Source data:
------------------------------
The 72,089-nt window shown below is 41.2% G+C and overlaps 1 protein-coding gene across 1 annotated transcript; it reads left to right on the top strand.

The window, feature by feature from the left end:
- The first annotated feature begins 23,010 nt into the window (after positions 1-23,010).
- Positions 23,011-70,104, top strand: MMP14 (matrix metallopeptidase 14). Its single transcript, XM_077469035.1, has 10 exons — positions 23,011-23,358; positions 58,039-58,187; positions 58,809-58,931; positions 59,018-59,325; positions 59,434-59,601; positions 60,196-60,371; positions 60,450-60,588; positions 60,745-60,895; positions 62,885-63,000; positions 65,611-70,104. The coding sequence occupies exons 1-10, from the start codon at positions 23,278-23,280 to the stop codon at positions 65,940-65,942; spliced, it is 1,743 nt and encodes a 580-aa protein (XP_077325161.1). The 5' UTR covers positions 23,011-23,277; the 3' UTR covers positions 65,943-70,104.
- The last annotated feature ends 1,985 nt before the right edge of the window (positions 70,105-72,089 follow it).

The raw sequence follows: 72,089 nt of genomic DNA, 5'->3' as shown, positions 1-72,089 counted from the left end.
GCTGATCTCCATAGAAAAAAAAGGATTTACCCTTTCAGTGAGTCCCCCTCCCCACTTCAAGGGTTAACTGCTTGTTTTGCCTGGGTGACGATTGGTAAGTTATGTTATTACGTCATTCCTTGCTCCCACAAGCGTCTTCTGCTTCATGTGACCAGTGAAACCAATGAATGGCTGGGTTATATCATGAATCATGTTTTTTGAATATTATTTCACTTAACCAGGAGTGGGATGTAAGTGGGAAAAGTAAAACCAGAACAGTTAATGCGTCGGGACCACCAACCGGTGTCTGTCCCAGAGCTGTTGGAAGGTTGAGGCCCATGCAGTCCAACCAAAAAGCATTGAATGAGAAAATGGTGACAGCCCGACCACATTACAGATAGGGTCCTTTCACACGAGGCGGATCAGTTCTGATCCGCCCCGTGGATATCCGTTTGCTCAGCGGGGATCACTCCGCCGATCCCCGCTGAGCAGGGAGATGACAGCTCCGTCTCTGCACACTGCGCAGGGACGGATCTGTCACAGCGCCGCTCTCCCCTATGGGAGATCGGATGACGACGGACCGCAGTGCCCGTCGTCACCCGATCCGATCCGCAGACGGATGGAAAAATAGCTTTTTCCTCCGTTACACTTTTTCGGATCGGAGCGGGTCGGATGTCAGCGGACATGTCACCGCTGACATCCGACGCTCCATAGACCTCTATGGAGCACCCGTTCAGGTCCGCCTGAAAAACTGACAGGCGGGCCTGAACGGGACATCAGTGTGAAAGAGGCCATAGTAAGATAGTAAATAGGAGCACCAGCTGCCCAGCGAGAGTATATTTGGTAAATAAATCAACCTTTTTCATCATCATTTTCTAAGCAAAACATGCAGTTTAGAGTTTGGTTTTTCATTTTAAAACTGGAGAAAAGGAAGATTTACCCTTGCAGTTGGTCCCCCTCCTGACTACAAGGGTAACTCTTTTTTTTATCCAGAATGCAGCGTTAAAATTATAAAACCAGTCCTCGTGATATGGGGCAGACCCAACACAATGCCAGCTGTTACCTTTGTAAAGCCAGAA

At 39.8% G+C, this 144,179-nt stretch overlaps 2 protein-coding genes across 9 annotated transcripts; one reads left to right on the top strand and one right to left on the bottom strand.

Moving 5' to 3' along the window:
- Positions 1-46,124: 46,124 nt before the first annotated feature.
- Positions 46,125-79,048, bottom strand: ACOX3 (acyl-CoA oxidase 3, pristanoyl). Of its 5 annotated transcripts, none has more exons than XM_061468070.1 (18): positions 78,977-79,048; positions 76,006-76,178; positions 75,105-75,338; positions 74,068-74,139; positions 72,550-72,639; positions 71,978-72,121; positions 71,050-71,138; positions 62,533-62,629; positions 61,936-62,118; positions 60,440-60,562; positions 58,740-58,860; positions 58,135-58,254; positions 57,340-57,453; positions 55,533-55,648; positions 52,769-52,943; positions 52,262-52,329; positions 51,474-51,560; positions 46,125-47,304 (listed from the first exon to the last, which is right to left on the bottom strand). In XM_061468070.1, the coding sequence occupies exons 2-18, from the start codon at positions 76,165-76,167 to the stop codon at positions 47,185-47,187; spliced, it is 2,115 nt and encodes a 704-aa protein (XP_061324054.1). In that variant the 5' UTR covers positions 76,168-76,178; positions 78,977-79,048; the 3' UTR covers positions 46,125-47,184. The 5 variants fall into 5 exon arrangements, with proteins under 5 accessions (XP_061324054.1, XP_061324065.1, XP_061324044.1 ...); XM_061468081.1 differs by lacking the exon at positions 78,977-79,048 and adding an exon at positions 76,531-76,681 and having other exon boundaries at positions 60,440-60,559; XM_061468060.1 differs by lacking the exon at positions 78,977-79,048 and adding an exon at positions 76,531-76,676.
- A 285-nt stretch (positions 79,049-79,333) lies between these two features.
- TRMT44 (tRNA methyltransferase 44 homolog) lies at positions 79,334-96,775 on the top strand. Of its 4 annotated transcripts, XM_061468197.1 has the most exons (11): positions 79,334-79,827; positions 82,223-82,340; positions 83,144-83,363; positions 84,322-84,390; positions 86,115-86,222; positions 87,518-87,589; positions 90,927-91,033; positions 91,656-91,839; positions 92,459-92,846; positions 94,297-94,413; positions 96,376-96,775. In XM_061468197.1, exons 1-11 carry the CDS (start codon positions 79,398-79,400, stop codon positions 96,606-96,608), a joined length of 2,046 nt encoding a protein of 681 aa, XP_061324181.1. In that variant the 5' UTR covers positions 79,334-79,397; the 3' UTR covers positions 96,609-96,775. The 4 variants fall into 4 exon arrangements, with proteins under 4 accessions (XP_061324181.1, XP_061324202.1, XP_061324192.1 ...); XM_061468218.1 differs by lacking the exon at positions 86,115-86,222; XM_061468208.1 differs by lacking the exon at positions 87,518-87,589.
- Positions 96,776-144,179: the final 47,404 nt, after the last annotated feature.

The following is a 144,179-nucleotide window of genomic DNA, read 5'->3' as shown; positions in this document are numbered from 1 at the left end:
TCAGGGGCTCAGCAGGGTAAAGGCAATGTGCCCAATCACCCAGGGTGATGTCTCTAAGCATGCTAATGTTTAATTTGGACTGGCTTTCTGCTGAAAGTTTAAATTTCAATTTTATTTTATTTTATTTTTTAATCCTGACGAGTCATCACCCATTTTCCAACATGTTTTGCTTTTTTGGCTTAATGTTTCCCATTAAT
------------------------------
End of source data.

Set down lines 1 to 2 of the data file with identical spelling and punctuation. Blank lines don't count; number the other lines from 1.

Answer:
The 72,089-nt window shown below is 41.2% G+C and overlaps 1 protein-coding gene across 1 annotated transcript; it reads left to right on the top strand.

The window, feature by feature from the left end: